DNS for Local Docker Development
With Docker for Mac, the Docker team removed a pretty hefty load of frustration
from developers - no more
docker-machine and setting environment variables
docker tcp communication.
There are drawbacks though - the big one for me is separation of project spaces.
docker-machine lets a developer logically group containers into a VM that can
be reset or destroyed without affecting the others. Container ports won’t collide
between projects, and you can bind DNS for a given project to be able to refer
to it locally.
That last one is important to me. When I spin up a web application locally,
I don’t want to have to run
docker-machine ip vm-name to find out where to
point my browser or API client. (Plus, a local IPV4 address isn’t very descriptive.)
I could edit my
/etc/hosts file, but if the machine’s IP changes then I have
to edit it.
The solution is to spin up a small Avahi container alongside my web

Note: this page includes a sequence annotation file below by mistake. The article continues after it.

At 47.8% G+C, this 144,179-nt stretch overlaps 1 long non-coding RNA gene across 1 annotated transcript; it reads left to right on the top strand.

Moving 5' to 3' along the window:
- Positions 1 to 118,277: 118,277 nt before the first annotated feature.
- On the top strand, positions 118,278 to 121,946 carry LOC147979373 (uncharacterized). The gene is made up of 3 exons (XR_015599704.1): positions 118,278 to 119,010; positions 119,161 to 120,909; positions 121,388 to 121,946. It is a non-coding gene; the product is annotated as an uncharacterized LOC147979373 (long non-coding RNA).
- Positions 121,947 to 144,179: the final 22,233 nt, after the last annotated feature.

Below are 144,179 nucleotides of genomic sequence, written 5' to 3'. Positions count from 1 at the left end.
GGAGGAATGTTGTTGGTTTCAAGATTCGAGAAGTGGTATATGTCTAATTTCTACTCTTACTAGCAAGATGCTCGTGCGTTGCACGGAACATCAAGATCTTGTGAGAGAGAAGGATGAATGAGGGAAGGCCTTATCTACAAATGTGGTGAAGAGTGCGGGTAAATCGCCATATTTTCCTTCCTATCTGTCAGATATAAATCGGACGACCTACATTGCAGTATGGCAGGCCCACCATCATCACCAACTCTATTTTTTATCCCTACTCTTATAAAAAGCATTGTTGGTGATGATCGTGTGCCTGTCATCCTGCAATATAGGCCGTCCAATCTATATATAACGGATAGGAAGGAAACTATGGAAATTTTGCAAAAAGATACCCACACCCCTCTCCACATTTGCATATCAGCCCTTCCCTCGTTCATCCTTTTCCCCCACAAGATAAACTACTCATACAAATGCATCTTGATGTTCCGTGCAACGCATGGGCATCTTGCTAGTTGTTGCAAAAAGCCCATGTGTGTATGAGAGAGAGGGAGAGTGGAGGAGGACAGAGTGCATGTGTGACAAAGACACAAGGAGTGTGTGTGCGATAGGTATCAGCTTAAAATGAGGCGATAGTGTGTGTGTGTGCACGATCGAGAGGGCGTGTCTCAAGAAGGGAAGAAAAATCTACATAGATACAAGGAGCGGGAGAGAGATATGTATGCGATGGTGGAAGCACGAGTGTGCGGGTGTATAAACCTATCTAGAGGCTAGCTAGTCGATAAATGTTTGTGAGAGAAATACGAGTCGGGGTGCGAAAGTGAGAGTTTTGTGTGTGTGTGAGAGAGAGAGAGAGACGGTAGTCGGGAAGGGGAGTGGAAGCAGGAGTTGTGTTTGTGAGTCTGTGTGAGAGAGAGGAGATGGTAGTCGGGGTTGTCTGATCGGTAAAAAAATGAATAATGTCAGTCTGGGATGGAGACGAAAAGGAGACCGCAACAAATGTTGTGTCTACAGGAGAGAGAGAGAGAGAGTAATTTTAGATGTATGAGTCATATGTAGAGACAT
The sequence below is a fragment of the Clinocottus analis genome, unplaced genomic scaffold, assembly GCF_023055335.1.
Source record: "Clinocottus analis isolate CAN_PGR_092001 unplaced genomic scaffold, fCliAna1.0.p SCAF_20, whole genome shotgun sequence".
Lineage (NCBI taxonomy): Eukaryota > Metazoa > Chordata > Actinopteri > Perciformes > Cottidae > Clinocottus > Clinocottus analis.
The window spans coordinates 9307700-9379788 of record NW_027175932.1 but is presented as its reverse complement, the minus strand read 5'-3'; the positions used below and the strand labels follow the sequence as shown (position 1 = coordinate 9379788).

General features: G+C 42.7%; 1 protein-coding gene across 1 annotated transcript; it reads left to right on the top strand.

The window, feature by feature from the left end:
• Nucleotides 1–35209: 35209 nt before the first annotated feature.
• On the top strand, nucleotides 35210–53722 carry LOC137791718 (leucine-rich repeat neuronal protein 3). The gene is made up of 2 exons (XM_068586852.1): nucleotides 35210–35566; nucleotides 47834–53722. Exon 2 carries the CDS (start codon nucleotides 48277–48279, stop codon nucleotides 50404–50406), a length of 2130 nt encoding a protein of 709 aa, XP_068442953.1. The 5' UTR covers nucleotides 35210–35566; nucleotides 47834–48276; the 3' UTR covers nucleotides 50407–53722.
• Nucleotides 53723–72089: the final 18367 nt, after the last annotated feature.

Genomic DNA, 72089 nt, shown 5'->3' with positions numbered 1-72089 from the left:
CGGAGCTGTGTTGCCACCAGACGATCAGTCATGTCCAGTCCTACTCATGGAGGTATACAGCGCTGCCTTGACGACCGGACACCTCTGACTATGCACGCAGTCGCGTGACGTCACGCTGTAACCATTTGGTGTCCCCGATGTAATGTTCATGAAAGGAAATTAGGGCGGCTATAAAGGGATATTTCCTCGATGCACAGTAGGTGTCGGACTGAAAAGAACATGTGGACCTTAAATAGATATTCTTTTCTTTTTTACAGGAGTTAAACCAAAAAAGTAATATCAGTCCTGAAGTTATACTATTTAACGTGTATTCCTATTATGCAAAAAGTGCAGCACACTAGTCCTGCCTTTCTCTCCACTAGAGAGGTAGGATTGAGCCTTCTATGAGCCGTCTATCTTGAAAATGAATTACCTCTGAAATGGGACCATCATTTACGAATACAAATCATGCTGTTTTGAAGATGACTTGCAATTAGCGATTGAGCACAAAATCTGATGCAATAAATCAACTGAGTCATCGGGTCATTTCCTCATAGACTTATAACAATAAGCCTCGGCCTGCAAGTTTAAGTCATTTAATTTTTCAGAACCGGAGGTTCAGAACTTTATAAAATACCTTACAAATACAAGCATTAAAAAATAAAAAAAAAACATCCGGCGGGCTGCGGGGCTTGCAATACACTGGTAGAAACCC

docker-compose. Avahi is a Linux implementation
of multi-casting DNS, which is shipped on Mac OSX as Bonjour.
This lets you use
<VM-name>.local as the DNS entry for the VM on your local
So, for example, with a basic wordpress setup:
version: '2' services: avahi: image: 'enernoclabs/avahi:latest' logging: driver: 'none' network_mode: 'host' mysql: image: 'mariadb' environment: MYSQL_ROOT_PASSWORD: 'foobarbazzhands' app: image: 'wordpress' ports: - '8080:80' environment: WORDPRESS_DB_PASSWORD: 'foobarbazzhands'
Put the above in your
# Start the VM $ docker-machine create -d virtualbox wordpress # Set your environment variables $ eval "$(docker-machine env wordpress)" # Start the containers $ docker-compose up
Then in your browser, go to http://wordpress.local:8080 to see your running Wordpress app!